Their knees still hurt when they walk up and down the steps. So they look better, but they don’t necessarily feel better. So, and really the body is designed to feel amazing. I. So it’s one thing to look good, but it’s another thing to feel good, right? So what if you could have both? What if you had no aches or issues and you were full of energy?

You didn’t just look like you could pick something up, but you had enough energy to pick something up and, and that you, when you left the weight room. That your quality of life was just awesome.

Mike: No, I love that. And are there some common movement pattern dysfunctions that you see though among, I mean, you’re speaking to a lot of people who, I don’t know if they would consider themselves weightlifters or bodybuilders per se, maybe, but it’d be more like a, a lifestyle kind of weightlifter or bodybuilder.

Somebody who probably does a fair amount of resistance training, also probably does some endurance and is very into their fitness, but also has a life. The not hardcore gym rats per se. So are, are there common, again, movement pattern where you see it, you go, oh yeah, well the achy knees or the achy back here are some common reasons that people have the achy knees or have the a achy back.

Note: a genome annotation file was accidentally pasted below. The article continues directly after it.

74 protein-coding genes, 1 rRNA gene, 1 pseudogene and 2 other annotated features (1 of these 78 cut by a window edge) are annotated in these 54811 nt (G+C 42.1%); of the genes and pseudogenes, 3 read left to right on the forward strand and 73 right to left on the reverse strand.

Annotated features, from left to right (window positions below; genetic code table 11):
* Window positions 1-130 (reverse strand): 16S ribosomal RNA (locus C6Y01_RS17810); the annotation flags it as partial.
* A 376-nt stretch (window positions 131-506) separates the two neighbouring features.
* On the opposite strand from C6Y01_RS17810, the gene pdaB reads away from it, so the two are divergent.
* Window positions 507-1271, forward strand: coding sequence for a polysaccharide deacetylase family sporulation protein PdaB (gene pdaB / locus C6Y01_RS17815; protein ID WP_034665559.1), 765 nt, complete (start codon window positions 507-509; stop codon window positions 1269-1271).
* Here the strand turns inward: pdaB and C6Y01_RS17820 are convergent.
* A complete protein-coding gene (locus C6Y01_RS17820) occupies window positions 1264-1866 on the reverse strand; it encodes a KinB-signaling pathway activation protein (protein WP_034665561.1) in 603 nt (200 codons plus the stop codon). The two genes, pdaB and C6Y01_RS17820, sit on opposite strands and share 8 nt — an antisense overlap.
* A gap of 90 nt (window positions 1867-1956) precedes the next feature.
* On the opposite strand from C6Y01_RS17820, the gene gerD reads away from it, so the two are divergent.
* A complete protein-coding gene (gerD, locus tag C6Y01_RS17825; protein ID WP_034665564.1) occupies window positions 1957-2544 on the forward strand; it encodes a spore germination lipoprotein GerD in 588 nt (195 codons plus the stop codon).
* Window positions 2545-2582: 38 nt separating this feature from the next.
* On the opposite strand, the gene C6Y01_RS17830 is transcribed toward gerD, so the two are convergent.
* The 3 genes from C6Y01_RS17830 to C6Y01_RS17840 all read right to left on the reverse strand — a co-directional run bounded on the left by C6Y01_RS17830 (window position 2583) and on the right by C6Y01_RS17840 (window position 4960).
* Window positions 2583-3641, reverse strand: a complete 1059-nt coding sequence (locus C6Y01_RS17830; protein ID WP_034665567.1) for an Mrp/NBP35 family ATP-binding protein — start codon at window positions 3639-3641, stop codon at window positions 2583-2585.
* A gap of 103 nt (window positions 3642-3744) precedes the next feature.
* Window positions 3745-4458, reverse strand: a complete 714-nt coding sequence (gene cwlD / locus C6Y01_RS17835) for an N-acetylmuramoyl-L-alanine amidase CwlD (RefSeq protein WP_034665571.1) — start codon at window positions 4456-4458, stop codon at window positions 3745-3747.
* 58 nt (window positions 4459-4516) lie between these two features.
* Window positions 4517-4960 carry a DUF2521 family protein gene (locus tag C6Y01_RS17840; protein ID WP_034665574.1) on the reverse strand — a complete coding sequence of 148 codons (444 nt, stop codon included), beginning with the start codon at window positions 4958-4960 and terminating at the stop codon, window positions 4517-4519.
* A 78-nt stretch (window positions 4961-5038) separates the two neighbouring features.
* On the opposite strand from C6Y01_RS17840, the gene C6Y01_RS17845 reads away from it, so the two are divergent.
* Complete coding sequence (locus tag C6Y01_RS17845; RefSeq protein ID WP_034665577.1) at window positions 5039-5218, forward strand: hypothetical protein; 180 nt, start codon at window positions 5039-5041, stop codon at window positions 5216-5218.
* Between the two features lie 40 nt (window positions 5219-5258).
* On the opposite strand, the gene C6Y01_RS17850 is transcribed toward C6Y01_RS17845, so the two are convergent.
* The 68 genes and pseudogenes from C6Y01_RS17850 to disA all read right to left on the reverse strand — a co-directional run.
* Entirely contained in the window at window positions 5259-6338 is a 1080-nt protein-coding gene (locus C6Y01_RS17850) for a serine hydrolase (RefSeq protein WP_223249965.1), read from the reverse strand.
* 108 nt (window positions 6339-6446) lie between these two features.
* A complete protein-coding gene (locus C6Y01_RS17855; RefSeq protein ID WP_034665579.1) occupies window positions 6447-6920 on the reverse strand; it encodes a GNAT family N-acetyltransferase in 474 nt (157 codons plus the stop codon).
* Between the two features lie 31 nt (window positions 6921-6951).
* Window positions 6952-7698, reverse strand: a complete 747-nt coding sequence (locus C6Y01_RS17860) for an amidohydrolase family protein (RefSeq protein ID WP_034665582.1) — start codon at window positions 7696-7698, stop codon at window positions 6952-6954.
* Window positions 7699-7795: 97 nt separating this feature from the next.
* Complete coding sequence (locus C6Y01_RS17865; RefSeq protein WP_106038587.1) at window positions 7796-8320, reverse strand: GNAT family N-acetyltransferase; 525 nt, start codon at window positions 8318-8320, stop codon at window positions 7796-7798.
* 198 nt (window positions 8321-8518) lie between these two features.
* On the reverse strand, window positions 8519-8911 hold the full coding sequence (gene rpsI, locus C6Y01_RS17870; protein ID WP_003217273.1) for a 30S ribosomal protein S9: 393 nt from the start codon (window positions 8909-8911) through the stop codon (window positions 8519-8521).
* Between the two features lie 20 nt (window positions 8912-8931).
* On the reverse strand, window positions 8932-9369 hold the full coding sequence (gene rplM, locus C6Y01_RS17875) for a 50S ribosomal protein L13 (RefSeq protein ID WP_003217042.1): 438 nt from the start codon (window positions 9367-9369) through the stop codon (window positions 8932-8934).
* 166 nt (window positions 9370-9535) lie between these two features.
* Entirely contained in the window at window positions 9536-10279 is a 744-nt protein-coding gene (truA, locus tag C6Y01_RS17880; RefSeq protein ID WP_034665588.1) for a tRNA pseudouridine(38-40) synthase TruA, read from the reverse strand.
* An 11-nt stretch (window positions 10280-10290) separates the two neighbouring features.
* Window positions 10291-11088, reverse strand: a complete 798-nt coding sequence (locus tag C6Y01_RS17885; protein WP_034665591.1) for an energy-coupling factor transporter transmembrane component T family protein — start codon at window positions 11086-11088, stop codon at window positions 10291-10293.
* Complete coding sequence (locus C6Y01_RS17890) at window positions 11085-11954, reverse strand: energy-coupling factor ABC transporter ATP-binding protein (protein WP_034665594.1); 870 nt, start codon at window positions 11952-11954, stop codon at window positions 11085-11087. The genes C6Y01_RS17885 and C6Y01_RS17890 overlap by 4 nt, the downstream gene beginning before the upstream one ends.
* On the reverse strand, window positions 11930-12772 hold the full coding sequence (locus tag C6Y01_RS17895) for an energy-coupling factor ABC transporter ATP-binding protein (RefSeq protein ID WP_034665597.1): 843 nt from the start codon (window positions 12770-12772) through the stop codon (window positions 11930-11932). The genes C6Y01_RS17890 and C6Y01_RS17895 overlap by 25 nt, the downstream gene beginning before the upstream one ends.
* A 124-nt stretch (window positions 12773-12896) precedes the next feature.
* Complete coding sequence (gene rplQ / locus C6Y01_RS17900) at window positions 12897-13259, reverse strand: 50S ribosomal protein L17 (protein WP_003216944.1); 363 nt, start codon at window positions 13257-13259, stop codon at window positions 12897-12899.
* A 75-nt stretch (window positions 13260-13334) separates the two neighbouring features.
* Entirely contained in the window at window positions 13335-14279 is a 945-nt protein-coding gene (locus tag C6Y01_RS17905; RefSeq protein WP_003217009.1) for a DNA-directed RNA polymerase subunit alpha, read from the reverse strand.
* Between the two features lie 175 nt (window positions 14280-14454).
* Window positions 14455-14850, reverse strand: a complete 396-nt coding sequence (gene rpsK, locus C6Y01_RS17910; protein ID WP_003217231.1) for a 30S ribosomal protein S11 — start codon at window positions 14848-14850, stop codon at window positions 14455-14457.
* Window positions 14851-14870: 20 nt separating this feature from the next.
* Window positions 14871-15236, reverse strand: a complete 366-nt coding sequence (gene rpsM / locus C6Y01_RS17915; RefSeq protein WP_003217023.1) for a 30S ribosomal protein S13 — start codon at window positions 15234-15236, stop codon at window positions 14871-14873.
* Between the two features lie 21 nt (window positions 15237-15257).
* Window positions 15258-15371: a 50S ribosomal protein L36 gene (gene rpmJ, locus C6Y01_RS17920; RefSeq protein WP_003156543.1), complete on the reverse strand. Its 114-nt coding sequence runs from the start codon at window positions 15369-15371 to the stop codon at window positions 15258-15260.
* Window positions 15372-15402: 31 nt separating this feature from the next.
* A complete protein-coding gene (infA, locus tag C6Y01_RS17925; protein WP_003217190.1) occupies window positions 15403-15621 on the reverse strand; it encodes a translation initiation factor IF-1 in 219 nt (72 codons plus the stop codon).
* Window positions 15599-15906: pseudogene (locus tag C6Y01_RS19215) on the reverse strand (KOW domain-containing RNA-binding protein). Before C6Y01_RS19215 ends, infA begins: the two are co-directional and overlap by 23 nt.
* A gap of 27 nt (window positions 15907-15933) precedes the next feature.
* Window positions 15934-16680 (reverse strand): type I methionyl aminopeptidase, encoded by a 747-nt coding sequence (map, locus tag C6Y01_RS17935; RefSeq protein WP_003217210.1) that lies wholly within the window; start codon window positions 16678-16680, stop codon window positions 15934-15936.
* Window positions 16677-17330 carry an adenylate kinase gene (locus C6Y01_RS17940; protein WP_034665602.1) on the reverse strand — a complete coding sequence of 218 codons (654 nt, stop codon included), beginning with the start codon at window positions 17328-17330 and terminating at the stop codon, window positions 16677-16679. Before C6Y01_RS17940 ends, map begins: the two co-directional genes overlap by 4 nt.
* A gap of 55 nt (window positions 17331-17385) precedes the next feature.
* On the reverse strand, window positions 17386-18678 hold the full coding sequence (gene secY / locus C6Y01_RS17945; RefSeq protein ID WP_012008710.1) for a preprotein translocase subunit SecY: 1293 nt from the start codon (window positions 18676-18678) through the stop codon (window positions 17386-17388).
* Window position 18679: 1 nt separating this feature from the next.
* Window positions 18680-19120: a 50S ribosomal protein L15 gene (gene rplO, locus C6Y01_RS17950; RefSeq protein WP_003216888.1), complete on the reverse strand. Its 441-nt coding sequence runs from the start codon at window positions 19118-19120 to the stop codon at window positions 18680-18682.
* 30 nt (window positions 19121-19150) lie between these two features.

You know what I mean?

Tim: Dude, but this is gonna sound weird, but, okay, here’s a few. One, they’re mouth breathers. That can cause a achy back or achy knees.

Mike: Wow. Interesting. How does that work? You don’t have to go off on a, on a long tangent, but I have to ask.

Tim: Well, so if you’re a mouth breather, the chances are very high that you’re breathing up in your, using your accessory muscles and that you’re filling your lungs up from the top, not in the bottom, which means you’re probably not using your diaphragm to stabilize your spine, which means that you could have a sluggish pelvic floor.

Mm-hmm. We transverse abdominis, so your inner core unit’s just not on board. So if your spine’s not stable, well maybe that’s why you have an achy back. And if you’re not tied together in your center and when you’re trying to generate power, you’re maybe you’re trying to exercise to be healthier, you go for a run to be healthy, but you, you don’t have a solid center.

You kind of hollow. So maybe your knees ache because you’re not transferring force well through your center because you have energy leakages through your center. And all of that could be because of open mouth or mouth breathing.

Mike: Interesting. And let’s take rocking. So what are some common dysfunctional movement patterns or.

Just, uh, I guess, uh, breathing isn’t a movement pattern, but other just dysfunctional kind of habits maybe that, that people have that rocking and I guess learning to rock properly and getting comfortable with that helps.

Tim: Correct. One could be forward head carriage and what does that mean exactly? See, when they walk into a room, their head enters the room before their body does like, so their head is in front of their body, not over their spine.

Up over their shoulders.

Mike: And what kind of problems can that cause?

Tim: Oh, well, so it just a lot. So your head, the average human head weighs between like 10 to 14 pounds. And if it’s stacked up over your spine, you don’t notice it and it’s not a big deal. But if it’s out in front of you, it’s like the weight magnifies tremendously.